With so much reliance on historical – or simply human – data, we should not be surprised when machines demonstrate AI bias, making decisions incompatible with today’s focus on social, rather than simply legal, justice. This is not an ML problem, it is a human problem; if the textbook is biased, the student will become biased as well. In order for us to develop fair and accountable AI, psychologists, sociologists, anthropologists and technologists must all come together to explore the many ways in which bias affects human life — and what we can do to ensure that such bias does not end up amplifying the prejudices this technology is often created to mitigate.
It’s on us
Very many questions remain unanswered. Yet with machine learning already playing a role in making decisions over the lives of humans, now is the time to ask these questions – and it falls on us, as creators and enablers of this technology, to answer them.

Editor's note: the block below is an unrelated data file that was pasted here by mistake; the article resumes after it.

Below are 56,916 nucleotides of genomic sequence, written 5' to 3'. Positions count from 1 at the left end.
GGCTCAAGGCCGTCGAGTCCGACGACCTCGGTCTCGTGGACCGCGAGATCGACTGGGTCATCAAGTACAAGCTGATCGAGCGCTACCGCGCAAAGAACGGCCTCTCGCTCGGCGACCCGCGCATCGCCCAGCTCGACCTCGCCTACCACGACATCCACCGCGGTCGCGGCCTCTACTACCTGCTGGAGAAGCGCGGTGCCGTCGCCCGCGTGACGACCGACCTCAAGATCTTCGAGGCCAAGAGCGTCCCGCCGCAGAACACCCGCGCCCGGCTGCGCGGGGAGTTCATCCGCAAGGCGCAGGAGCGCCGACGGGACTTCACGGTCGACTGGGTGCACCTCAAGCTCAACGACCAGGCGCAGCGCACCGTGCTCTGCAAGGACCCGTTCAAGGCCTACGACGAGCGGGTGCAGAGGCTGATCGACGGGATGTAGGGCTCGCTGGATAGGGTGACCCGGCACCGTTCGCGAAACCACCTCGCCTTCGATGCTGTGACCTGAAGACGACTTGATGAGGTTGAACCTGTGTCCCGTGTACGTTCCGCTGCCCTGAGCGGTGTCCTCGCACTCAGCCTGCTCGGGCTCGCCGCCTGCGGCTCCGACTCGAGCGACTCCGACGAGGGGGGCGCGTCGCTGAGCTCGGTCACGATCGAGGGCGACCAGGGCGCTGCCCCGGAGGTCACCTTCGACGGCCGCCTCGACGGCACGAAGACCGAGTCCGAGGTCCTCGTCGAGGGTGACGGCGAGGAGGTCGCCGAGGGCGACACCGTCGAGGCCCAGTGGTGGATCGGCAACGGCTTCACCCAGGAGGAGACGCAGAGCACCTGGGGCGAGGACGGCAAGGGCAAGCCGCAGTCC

At Arm, we are already taking steps to identify how the machine learning technology we create, and the world of artificial intelligence we will empower, affects and is affected by humanity. This move not should be exclusive to Arm. I strongly believe that every single company that engages in the pursuit of enabling AI should be dedicating significant resources to the adoption of ethical frameworks for responsible innovation and the reduction of AI bias today and in the future.
Most importantly, any framework or debate must be inclusive of a broad cross-section of societies and cultures, incorporating the diverse opinions, laws,
For all of us, this is only the beginning of a long journey that is likely to require us to delve deep into our own ethics and morals before we ever get close to enabling a sense of morality in machines. Some questions will need to be answered very soon, others may take years for the answers to become clear. We look forward to playing our part in ensuring that artificial intelligence is a force for good that brings immense benefit to society.